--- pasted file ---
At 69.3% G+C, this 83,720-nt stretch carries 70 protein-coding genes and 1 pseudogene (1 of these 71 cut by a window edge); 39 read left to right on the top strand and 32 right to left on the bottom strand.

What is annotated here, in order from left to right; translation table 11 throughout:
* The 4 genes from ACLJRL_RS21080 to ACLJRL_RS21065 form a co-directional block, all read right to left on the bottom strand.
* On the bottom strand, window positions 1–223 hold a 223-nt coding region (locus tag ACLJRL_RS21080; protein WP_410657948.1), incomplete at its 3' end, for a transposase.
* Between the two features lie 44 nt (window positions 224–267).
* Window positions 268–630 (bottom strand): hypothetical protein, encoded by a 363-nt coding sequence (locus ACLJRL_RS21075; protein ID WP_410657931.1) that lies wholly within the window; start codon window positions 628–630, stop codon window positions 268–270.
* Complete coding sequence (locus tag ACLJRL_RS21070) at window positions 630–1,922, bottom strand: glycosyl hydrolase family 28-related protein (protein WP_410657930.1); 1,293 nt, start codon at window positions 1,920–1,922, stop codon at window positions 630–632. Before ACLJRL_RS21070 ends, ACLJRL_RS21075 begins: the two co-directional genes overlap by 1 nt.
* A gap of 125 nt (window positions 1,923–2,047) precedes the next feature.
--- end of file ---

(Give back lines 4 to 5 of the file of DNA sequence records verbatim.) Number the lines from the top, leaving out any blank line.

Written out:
* On the bottom strand, window positions 1–223 hold a 223-nt coding region (locus tag ACLJRL_RS21080; protein WP_410657948.1), incomplete at its 3' end, for a transposase.
* Between the two features lie 44 nt (window positions 224–267).